Last month I took a bold step in my life. I joined two of my education heroes Joe Mazza and Nicholas Perazanno and got inked. My semicolon tattoo will serve as a constant reminder of how damaging my depression had been, that it is always with me, and that others; parents, students, and colleagues may be going through what I went through in the past eight years.

 Two causes I firmly stand behind, #prolife & #SemicolonEDU The first is rather self explanatory, the second is an actual tattoo (which I thought I would NEVER do) of a semicolon. Semicolons are used by authors when they could choose to end a story bu

Our health is important, but oftentimes people are dismissive of or downright ignorant of mental health issues. When people found out about me having problems with anxiety and depression, they usually responded in one of three ways, they empathazie and share their own story, they are empathetic but don’t know what they should do, or they shrug and blow me off as lazy and possibly require too much maintenance to be worth building a relationship with.

The thing is nobody wants depression. I wish every day that I could be cured and life would go back to the way it was before anxiety and depression entered my life. Unfortunately, depression cannot be cured. I am fortunate though that medication has helped as well as doing something I am passionate about, teaching and learning at a Catholic high school.

Depression can make life really suck. When I learned about #SemicolonEDU I knew that I had to become involved. My advice to others dealing with depression or anxiety is to see a doctor and get the proper medication. Also, make sure that you do some research about how depression works. For those living with someone who struggles with depression or anxiety, be patient! Don’t think that they are just being lazy if they can’t get out much. Always love that person and know that they are trying to deal with mental health as best they can. Love can conquer all.


Knowledge: Easy Come, Easy Go

Knowledge about educational psychology, educational technology, relationship building, and being able to implement sound pedagogy are all essential tools for helping a teacher to be successful. So why then do many teachers appear to either lack one or more of these skills or they lack the time and energy to research these topics? Why do some teachers appear to be so skilled and competent, whereas I feel like I can never consume enough research or learn enough about my students to just keep my head above water?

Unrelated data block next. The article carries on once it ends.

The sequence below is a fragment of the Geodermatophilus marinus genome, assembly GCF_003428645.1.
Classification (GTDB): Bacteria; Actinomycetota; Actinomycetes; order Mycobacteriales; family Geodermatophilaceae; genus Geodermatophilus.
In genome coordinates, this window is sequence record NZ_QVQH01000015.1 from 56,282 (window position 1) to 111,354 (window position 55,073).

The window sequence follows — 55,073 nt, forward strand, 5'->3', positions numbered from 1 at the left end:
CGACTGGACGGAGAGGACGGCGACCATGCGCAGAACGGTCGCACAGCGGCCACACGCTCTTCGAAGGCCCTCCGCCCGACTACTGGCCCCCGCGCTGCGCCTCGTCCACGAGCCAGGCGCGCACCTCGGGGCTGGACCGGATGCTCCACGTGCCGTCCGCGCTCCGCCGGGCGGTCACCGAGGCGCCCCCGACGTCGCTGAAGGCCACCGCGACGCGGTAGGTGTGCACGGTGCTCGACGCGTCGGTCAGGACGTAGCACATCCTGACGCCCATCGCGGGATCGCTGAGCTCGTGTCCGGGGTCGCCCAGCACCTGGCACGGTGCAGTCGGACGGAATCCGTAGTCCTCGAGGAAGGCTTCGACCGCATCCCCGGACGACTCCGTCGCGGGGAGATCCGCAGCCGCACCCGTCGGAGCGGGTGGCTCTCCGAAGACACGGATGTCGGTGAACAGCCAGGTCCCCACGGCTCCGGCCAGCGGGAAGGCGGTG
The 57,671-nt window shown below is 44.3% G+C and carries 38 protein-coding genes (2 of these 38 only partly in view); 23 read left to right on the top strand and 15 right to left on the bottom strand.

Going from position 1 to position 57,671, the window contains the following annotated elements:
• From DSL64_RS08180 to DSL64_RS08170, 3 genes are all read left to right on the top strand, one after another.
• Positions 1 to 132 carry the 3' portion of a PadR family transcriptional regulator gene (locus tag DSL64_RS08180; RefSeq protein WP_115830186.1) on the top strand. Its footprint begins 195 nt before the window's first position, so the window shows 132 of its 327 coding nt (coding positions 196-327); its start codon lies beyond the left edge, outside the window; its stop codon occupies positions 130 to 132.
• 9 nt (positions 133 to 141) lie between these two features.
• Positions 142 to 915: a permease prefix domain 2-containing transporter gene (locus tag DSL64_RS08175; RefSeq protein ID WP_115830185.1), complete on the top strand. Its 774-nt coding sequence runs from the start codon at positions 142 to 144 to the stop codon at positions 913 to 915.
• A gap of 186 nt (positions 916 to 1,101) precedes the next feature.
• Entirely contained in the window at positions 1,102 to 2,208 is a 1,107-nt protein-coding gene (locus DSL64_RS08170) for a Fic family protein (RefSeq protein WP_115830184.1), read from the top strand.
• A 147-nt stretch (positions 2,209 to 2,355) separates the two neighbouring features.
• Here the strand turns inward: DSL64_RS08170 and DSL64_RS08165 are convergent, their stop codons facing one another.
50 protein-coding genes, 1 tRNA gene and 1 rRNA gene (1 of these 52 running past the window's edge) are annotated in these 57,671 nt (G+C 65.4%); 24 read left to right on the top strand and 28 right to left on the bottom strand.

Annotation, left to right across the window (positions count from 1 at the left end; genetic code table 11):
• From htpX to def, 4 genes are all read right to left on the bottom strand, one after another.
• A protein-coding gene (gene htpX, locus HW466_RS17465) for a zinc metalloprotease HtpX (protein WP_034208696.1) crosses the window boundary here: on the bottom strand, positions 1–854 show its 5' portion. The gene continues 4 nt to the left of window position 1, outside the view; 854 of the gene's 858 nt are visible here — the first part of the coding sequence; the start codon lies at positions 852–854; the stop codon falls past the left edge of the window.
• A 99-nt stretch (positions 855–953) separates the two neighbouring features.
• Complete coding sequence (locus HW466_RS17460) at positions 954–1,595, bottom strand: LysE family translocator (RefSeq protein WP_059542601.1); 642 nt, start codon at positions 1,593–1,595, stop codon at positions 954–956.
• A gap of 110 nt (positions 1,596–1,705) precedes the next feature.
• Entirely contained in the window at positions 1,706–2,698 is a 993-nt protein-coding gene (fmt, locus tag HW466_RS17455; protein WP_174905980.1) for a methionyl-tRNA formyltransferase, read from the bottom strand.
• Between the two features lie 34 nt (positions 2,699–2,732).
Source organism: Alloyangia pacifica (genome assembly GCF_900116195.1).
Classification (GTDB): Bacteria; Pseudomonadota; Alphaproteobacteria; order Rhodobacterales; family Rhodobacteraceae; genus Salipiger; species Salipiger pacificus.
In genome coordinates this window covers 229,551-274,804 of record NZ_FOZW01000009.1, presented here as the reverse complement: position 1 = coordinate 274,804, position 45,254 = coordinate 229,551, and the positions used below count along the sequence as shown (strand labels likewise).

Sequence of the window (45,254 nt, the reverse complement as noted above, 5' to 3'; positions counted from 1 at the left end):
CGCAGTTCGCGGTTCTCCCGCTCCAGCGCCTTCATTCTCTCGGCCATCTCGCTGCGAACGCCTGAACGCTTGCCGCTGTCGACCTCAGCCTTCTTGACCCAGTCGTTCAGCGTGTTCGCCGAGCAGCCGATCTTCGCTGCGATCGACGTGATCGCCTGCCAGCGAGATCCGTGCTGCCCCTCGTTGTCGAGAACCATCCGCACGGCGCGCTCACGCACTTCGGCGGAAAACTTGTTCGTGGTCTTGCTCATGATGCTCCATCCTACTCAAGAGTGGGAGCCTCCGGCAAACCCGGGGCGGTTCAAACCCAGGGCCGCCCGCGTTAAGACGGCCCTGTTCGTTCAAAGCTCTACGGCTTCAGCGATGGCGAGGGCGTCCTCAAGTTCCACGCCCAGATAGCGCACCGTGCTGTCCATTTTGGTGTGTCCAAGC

I know that most teachers believe that what they teach is very important for our kids to know for success in life, but do these same teachers truly believe that kids will actually remember what they were teaching decades later? The only thing I can recall from my high school chemistry class is that the chemical equation (if that’s even the proper term) is C6 H12 O6. Most of the material from high school geometry and algebra is either very deeply buried in my subconscious or lost because I haven’t had to use it for quite some time. Heck, maybe I’m literally losing my mind because much of what I learned in college geography and earth science has been lost to the ages. And I majored in geography with an earth science minor!

There is an old saying I recall, “it’s like riding a bike.” The saying is meant to convey the idea that anything learned can be easily recalled just as if you have not rode a bike in a few years you will be able get back on a bike and ride it any way because you learned to do it at one time. Well, I beg to differ. I think that the mind begins to let go of ideas, concepts, and information after they have not been used in quite some time and this is much different from learned psychomotor skills. Although, muscles that are not used do tend to retard or even atrophy over time.

The question for this teacher is which happens quicker, the loss of learned ideas, concepts, and information or the loss of psychomotor skills OR were the ideas, concepts, and information ever fully understood? I guess I need to do more research.